i agree with Mikey that the solution Koyama offers is lacking, although it is clear that she is reaching to work out the contradictions. Why is her solution lacking? This lesson has been learned through a long history of identity politics- many race or gender based groups have broken up based on fractions between conservatives and radicals. Sylvia Rivera was talking about the GAA which was more conservative than the GLF which did not necessarily forefront trans issues the way that STAR was able to, and so on. Now, of course, many groups on the left or even in the liberal women;s movement have been broken up due to questions of “identity” but I think the true fault lines were the politics perspectives that were formed by these identities: working class women who were also of color saw there role as very different in capitalist society than as white women, while white women were trying to maintain their position in the states quo. So we do have to take into account the relationship between politics on the one hand, and identity and history on the other.

    So what is the alternative to saying people who have experience male privilege need to recognize it and so do white women? To me the answer lies in addressing why we should engage in a conversation about our “privileges” in the first place. Yes, perhaps someone was treated better than I was by institutions or individuals, or vice versa, but if we are fighting the same fight as equals, what does it matter now? Obviously, privilege exists because white supremacy, patriarchy exist, but to me, if its going to be an ideological question, it should lean in the direction of understanding how the rulers have used racism and patriarchy to divide the working class and how today, privilege politics are being used, often by middle class liberals, to do the same damn thing. Now, I’m not making a “black and white, fight and unite” argument, I certainly believe in the independent validity of organizations built by people of color, queers, whatever. but in my experience, privilege politics have allowed people to be self-righteous about being women of color or whatever and using that to justify their own undemocratic tendencies, thereby further dividing working class struggles. Do we prefer working with people who look like us or fuck like us but are going to smash our militant action in a movement, or do we prefer to work with anyone who has the same basic of understanding of what we are fighting for and how we are going to get there?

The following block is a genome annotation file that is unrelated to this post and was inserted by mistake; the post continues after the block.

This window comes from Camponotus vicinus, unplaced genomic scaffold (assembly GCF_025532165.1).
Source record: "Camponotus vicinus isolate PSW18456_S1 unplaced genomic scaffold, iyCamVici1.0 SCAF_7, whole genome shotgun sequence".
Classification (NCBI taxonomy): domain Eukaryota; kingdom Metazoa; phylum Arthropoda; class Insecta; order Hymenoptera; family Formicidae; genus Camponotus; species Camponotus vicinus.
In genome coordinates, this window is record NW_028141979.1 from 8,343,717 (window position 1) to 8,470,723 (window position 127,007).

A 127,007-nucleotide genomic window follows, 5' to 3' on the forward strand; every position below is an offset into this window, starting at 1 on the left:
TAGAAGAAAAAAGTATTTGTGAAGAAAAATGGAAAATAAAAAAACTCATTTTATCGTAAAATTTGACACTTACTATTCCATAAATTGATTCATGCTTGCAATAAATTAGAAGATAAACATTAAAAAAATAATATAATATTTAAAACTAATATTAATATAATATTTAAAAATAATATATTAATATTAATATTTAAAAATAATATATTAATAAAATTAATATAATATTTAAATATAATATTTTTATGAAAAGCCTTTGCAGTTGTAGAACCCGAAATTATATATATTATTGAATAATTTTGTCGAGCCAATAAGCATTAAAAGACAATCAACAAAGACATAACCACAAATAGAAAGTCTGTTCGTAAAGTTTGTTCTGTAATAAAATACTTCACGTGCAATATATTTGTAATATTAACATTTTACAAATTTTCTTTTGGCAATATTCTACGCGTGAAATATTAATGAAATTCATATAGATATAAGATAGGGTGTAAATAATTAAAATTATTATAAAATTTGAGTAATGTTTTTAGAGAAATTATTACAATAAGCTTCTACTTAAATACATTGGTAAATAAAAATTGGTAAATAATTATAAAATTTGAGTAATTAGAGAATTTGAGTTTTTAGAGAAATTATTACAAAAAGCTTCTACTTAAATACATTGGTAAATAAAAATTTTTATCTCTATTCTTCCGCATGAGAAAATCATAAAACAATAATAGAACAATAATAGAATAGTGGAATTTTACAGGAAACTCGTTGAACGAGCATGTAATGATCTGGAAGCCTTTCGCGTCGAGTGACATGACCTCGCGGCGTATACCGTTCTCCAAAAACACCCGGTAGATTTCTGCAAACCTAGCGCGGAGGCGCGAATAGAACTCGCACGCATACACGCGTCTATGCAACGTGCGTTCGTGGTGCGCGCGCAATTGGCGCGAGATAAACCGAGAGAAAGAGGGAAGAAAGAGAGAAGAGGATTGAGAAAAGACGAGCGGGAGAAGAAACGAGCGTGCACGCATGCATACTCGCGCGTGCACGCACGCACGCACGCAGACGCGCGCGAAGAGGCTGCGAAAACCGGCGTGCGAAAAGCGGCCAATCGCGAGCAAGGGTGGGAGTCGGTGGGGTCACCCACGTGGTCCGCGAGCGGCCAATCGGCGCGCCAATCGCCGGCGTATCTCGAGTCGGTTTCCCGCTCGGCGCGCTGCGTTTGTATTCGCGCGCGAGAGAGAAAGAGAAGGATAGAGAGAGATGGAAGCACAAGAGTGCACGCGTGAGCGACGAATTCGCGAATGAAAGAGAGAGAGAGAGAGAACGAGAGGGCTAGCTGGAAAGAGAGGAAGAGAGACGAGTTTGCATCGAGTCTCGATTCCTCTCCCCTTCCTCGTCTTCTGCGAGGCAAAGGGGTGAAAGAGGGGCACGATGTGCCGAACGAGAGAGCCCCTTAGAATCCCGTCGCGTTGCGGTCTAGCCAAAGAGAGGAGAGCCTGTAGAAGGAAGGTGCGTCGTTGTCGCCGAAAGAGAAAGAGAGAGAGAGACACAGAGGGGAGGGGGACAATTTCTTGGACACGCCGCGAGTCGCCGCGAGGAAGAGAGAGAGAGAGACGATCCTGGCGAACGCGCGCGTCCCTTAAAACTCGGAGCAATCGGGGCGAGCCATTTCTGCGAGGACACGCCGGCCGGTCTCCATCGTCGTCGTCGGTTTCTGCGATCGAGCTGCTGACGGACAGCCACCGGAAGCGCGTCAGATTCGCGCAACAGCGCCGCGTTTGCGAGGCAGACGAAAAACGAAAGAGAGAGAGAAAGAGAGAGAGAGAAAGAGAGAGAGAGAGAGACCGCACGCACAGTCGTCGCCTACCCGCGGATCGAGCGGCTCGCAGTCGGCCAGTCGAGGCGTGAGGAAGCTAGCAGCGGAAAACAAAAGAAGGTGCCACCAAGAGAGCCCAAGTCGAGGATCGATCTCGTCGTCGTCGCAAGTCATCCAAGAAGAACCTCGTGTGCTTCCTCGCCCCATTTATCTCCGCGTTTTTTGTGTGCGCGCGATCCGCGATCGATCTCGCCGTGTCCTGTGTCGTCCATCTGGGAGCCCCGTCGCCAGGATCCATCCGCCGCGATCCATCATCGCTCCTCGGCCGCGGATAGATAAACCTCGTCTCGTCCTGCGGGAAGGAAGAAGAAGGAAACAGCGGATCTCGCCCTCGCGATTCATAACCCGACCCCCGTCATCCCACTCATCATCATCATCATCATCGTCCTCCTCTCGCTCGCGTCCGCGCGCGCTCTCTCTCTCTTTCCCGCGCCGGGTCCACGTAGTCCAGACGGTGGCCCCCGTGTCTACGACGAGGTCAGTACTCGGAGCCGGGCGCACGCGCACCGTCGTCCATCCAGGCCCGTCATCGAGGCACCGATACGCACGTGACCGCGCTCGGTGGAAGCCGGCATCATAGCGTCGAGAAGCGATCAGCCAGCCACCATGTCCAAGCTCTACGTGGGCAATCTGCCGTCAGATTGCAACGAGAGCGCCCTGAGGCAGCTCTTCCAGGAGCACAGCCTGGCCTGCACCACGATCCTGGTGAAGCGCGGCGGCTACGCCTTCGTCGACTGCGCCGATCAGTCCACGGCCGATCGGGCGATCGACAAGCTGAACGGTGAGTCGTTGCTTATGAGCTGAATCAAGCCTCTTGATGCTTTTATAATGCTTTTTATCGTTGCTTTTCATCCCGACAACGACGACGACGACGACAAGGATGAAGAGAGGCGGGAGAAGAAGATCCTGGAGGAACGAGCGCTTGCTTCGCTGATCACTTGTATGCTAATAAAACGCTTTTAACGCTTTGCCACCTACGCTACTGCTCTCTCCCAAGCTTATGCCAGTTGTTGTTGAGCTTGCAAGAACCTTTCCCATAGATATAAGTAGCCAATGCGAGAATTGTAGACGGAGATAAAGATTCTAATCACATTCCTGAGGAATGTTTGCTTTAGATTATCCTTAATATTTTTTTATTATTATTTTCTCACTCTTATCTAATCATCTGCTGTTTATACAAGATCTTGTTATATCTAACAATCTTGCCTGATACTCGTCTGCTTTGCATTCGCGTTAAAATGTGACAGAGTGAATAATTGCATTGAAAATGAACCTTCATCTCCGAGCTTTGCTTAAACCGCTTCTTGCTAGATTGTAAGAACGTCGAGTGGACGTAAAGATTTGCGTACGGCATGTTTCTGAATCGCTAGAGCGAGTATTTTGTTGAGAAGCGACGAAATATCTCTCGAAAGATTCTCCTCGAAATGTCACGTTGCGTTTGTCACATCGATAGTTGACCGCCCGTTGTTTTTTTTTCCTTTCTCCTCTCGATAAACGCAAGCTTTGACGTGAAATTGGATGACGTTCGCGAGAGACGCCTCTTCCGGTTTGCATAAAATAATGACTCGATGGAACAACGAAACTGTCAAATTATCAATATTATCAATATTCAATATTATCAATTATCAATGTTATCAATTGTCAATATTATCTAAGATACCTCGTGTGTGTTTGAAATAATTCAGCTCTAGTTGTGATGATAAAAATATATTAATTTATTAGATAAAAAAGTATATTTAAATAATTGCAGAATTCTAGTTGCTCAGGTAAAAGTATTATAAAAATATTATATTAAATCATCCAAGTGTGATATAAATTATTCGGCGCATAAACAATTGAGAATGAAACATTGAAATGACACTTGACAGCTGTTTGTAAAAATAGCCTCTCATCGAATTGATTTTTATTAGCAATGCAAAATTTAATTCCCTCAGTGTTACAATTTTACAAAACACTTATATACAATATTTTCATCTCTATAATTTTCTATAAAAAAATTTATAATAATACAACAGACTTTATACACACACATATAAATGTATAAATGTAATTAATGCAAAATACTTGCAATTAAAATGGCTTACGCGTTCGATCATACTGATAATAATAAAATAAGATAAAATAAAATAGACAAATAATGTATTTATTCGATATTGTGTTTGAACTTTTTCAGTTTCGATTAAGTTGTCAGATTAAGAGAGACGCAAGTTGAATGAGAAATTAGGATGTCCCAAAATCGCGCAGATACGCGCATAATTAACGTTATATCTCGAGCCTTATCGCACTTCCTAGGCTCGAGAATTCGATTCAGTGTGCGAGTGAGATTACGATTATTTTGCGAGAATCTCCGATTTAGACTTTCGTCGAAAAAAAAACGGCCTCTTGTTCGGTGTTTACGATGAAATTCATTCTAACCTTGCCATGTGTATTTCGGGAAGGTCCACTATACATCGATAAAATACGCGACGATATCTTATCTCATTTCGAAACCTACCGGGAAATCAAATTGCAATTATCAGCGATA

On the other hand, what Emi Koyama is putting forward is one of the most, or the most, liberating perspective on identity politics i have seen in the feminist tendencies of today. many queer circles today still have these same problems which are dumbfounding to me. how can these folks hate on trans people and at the same time, criticize people they deem as not queer enough because they are bisexual, or are two femme women in a relationship so the absence of a butch lesbian somehow makes their relationship less queer, or people in a relationship where one partner has “transitioned” and they are living as a “hetero” couple because for them to be out is too oppressive? Some of these same old school folks who want to police gay and lesbian communities complain that too many people identify as queer when the identification of queer by folks who dont fit in the gay or lesbian model is important because it is one step towards what koyama and the rest of us are fighting for- a society in which no one is limited by narrow conceptions of gender OR sex. To me, fundamentally we are all queer. That if we lived in a world not shackled be patriarchy, there would be a million different ways to live and have relationships. But we dont. In this world being queer to me is about politically recognizing the limitations of patriarchal society and desiring to throw off those shackles and forge more liberating relationships. And thats why Koyama’s sympathy towards folks, all kinds of folks, whose lives are a battling ground for patriarchy is important. She realizes that we are here to fight the patriarchs, not each other, and that if we step into the role of deciding who is queer enough or not, we become just like the patriarchs. She implicitly critiques lifestyle politics. Its not enough to live a certain way to fight patriarchy and white supremacy. As Mamos and others have mentioned we have to build fighting organizations to do that and I think that is what Koyama is getting at.